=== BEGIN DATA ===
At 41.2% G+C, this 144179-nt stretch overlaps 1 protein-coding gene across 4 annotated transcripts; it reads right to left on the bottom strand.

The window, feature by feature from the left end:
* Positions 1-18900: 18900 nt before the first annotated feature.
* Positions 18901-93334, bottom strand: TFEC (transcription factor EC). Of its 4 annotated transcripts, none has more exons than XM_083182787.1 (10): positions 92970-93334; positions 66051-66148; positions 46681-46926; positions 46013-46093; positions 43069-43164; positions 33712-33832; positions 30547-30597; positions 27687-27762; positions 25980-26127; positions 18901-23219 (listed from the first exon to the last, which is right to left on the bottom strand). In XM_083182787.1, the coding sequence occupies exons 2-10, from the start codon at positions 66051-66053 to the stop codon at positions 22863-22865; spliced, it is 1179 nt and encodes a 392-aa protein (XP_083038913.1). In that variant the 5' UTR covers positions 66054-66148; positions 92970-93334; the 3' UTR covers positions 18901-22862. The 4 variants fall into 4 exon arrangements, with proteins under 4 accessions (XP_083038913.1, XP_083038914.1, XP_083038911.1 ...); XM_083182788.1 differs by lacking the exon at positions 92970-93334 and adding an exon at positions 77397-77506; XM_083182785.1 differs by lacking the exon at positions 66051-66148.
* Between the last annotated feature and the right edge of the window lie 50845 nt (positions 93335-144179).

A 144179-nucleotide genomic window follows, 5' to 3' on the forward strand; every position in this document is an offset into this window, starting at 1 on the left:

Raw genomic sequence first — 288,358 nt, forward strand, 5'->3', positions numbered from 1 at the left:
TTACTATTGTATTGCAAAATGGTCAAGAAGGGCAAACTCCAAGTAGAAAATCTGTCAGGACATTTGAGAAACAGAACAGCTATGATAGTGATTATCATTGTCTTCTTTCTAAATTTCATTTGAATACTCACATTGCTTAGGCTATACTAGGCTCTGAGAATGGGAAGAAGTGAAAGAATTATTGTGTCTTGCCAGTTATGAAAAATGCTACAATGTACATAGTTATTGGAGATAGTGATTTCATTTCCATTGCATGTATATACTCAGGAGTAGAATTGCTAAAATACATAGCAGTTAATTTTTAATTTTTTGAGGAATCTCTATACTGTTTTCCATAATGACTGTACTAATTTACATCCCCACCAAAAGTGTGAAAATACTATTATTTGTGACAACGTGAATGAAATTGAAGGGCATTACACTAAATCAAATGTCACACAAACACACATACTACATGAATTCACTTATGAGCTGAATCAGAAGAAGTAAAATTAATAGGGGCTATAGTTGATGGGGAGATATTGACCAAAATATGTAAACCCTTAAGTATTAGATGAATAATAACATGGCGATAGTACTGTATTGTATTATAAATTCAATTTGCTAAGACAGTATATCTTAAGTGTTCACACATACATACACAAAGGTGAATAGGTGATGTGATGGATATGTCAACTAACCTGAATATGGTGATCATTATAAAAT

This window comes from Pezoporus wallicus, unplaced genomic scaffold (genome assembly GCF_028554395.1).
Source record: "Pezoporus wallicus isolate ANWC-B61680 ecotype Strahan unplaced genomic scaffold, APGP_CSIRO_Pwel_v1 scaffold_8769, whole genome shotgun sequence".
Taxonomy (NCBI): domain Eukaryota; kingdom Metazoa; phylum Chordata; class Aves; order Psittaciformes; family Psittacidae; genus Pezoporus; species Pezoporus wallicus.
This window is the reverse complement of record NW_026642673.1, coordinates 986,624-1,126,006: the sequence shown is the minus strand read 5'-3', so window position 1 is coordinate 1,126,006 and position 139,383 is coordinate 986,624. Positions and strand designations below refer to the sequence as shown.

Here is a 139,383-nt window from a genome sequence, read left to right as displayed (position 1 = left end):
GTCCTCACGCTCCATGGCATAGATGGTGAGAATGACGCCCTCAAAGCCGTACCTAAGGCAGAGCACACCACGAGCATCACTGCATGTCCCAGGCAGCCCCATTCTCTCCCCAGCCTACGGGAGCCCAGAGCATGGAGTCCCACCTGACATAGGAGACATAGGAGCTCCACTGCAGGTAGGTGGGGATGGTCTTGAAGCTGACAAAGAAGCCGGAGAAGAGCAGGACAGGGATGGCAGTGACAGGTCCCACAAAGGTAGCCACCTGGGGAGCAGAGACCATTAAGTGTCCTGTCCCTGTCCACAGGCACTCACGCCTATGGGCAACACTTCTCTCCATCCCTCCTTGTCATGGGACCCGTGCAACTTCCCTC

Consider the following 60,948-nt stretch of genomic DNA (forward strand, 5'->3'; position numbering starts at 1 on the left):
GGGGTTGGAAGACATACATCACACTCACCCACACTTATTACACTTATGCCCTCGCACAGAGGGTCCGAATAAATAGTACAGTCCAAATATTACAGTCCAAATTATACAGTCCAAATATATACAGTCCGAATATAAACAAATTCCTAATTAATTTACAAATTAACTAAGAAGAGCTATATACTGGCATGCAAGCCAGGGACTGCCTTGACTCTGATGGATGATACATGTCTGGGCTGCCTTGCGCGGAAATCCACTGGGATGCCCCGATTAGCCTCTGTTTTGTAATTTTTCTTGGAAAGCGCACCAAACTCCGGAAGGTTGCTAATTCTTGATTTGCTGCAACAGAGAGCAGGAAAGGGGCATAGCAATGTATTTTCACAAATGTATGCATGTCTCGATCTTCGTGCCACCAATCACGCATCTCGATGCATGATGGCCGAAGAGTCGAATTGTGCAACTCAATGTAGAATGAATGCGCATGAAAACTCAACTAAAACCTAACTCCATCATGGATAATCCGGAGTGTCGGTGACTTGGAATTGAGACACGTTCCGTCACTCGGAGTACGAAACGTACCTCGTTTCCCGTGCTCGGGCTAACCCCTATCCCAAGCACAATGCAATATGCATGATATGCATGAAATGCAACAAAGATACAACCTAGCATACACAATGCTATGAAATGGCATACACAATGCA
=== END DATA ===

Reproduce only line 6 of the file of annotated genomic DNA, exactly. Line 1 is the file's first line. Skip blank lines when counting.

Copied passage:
A 144179-nucleotide genomic window follows, 5' to 3' on the forward strand; every position in this document is an offset into this window, starting at 1 on the left: